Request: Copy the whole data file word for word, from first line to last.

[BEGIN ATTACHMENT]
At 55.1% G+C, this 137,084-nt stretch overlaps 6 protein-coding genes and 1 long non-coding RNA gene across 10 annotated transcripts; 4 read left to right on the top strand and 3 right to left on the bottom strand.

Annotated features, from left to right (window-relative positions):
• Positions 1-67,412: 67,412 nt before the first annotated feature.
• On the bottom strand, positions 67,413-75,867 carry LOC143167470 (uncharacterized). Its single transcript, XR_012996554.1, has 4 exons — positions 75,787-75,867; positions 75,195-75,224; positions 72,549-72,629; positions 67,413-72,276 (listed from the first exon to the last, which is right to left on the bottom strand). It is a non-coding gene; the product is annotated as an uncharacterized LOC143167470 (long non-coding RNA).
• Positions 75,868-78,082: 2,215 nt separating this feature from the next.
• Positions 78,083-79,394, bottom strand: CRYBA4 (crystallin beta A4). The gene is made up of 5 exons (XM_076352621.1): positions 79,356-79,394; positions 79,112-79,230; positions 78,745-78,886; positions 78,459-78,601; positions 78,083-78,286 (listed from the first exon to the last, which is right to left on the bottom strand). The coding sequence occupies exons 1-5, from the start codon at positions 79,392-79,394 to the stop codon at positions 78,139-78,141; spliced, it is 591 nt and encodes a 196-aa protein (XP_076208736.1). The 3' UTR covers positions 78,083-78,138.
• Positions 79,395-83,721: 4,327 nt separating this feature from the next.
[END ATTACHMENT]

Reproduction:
At 55.1% G+C, this 137,084-nt stretch overlaps 6 protein-coding genes and 1 long non-coding RNA gene across 10 annotated transcripts; 4 read left to right on the top strand and 3 right to left on the bottom strand.

Annotated features, from left to right (window-relative positions):
• Positions 1-67,412: 67,412 nt before the first annotated feature.
• On the bottom strand, positions 67,413-75,867 carry LOC143167470 (uncharacterized). Its single transcript, XR_012996554.1, has 4 exons — positions 75,787-75,867; positions 75,195-75,224; positions 72,549-72,629; positions 67,413-72,276 (listed from the first exon to the last, which is right to left on the bottom strand). It is a non-coding gene; the product is annotated as an uncharacterized LOC143167470 (long non-coding RNA).
• Positions 75,868-78,082: 2,215 nt separating this feature from the next.
• Positions 78,083-79,394, bottom strand: CRYBA4 (crystallin beta A4). The gene is made up of 5 exons (XM_076352621.1): positions 79,356-79,394; positions 79,112-79,230; positions 78,745-78,886; positions 78,459-78,601; positions 78,083-78,286 (listed from the first exon to the last, which is right to left on the bottom strand). The coding sequence occupies exons 1-5, from the start codon at positions 79,392-79,394 to the stop codon at positions 78,139-78,141; spliced, it is 591 nt and encodes a 196-aa protein (XP_076208736.1). The 3' UTR covers positions 78,083-78,138.
• Positions 79,395-83,721: 4,327 nt separating this feature from the next.